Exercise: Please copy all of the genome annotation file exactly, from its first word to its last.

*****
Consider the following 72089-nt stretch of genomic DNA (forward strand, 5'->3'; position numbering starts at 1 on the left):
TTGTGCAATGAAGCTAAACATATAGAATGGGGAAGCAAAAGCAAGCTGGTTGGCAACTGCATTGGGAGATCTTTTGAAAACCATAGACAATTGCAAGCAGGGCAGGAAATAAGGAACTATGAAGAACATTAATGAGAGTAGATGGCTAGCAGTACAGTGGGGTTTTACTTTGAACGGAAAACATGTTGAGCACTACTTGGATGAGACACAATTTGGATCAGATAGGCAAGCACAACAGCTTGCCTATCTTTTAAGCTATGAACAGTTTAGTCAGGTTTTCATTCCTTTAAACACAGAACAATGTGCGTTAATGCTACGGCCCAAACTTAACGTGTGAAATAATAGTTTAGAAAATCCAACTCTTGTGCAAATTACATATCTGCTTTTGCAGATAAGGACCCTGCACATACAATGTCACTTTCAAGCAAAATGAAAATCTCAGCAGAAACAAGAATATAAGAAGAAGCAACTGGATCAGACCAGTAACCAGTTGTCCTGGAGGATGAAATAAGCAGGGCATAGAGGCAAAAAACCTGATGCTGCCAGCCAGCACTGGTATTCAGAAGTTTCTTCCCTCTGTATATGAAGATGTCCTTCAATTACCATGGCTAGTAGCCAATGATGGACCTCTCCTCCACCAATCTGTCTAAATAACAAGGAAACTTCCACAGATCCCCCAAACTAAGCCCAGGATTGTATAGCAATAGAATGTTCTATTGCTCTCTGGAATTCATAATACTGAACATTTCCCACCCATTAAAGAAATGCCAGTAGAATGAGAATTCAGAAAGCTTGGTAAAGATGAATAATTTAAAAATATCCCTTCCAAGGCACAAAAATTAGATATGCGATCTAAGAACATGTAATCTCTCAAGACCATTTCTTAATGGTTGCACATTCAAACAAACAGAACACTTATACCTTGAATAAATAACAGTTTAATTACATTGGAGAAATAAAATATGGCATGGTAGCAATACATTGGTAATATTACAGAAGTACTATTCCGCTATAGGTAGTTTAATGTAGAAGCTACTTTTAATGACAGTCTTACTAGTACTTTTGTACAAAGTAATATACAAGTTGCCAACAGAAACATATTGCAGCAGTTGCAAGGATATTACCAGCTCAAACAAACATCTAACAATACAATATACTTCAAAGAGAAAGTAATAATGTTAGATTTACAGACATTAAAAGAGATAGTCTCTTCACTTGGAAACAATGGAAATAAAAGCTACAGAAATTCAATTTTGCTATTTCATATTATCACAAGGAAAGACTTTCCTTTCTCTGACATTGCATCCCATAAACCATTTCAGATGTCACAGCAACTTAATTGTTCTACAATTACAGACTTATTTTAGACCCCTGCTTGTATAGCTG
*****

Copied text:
Consider the following 72089-nt stretch of genomic DNA (forward strand, 5'->3'; position numbering starts at 1 on the left):
TTGTGCAATGAAGCTAAACATATAGAATGGGGAAGCAAAAGCAAGCTGGTTGGCAACTGCATTGGGAGATCTTTTGAAAACCATAGACAATTGCAAGCAGGGCAGGAAATAAGGAACTATGAAGAACATTAATGAGAGTAGATGGCTAGCAGTACAGTGGGGTTTTACTTTGAACGGAAAACATGTTGAGCACTACTTGGATGAGACACAATTTGGATCAGATAGGCAAGCACAACAGCTTGCCTATCTTTTAAGCTATGAACAGTTTAGTCAGGTTTTCATTCCTTTAAACACAGAACAATGTGCGTTAATGCTACGGCCCAAACTTAACGTGTGAAATAATAGTTTAGAAAATCCAACTCTTGTGCAAATTACATATCTGCTTTTGCAGATAAGGACCCTGCACATACAATGTCACTTTCAAGCAAAATGAAAATCTCAGCAGAAACAAGAATATAAGAAGAAGCAACTGGATCAGACCAGTAACCAGTTGTCCTGGAGGATGAAATAAGCAGGGCATAGAGGCAAAAAACCTGATGCTGCCAGCCAGCACTGGTATTCAGAAGTTTCTTCCCTCTGTATATGAAGATGTCCTTCAATTACCATGGCTAGTAGCCAATGATGGACCTCTCCTCCACCAATCTGTCTAAATAACAAGGAAACTTCCACAGATCCCCCAAACTAAGCCCAGGATTGTATAGCAATAGAATGTTCTATTGCTCTCTGGAATTCATAATACTGAACATTTCCCACCCATTAAAGAAATGCCAGTAGAATGAGAATTCAGAAAGCTTGGTAAAGATGAATAATTTAAAAATATCCCTTCCAAGGCACAAAAATTAGATATGCGATCTAAGAACATGTAATCTCTCAAGACCATTTCTTAATGGTTGCACATTCAAACAAACAGAACACTTATACCTTGAATAAATAACAGTTTAATTACATTGGAGAAATAAAATATGGCATGGTAGCAATACATTGGTAATATTACAGAAGTACTATTCCGCTATAGGTAGTTTAATGTAGAAGCTACTTTTAATGACAGTCTTACTAGTACTTTTGTACAAAGTAATATACAAGTTGCCAACAGAAACATATTGCAGCAGTTGCAAGGATATTACCAGCTCAAACAAACATCTAACAATACAATATACTTCAAAGAGAAAGTAATAATGTTAGATTTACAGACATTAAAAGAGATAGTCTCTTCACTTGGAAACAATGGAAATAAAAGCTACAGAAATTCAATTTTGCTATTTCATATTATCACAAGGAAAGACTTTCCTTTCTCTGACATTGCATCCCATAAACCATTTCAGATGTCACAGCAACTTAATTGTTCTACAATTACAGACTTATTTTAGACCCCTGCTTGTATAGCTG